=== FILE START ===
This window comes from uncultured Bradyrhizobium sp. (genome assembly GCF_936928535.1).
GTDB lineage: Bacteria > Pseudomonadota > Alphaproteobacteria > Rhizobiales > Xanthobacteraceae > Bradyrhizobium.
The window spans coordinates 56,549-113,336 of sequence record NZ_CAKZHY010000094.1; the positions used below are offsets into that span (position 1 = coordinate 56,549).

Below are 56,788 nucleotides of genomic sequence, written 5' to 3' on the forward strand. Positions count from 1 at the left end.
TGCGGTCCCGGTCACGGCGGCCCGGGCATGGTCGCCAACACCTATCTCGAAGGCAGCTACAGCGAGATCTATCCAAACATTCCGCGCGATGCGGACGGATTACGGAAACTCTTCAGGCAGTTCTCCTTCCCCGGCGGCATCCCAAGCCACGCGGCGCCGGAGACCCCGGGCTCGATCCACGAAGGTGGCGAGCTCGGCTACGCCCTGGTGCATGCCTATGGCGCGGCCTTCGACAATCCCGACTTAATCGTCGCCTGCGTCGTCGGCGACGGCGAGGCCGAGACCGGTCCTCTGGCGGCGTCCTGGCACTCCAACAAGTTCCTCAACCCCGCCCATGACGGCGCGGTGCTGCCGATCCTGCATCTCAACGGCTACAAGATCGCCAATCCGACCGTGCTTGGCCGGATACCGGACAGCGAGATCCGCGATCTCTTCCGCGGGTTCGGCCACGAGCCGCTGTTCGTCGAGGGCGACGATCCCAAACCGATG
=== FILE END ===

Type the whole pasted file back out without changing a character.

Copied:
This window comes from uncultured Bradyrhizobium sp. (genome assembly GCF_936928535.1).
GTDB lineage: Bacteria > Pseudomonadota > Alphaproteobacteria > Rhizobiales > Xanthobacteraceae > Bradyrhizobium.
The window spans coordinates 56,549-113,336 of sequence record NZ_CAKZHY010000094.1; the positions used below are offsets into that span (position 1 = coordinate 56,549).

Below are 56,788 nucleotides of genomic sequence, written 5' to 3' on the forward strand. Positions count from 1 at the left end.
TGCGGTCCCGGTCACGGCGGCCCGGGCATGGTCGCCAACACCTATCTCGAAGGCAGCTACAGCGAGATCTATCCAAACATTCCGCGCGATGCGGACGGATTACGGAAACTCTTCAGGCAGTTCTCCTTCCCCGGCGGCATCCCAAGCCACGCGGCGCCGGAGACCCCGGGCTCGATCCACGAAGGTGGCGAGCTCGGCTACGCCCTGGTGCATGCCTATGGCGCGGCCTTCGACAATCCCGACTTAATCGTCGCCTGCGTCGTCGGCGACGGCGAGGCCGAGACCGGTCCTCTGGCGGCGTCCTGGCACTCCAACAAGTTCCTCAACCCCGCCCATGACGGCGCGGTGCTGCCGATCCTGCATCTCAACGGCTACAAGATCGCCAATCCGACCGTGCTTGGCCGGATACCGGACAGCGAGATCCGCGATCTCTTCCGCGGGTTCGGCCACGAGCCGCTGTTCGTCGAGGGCGACGATCCCAAACCGATG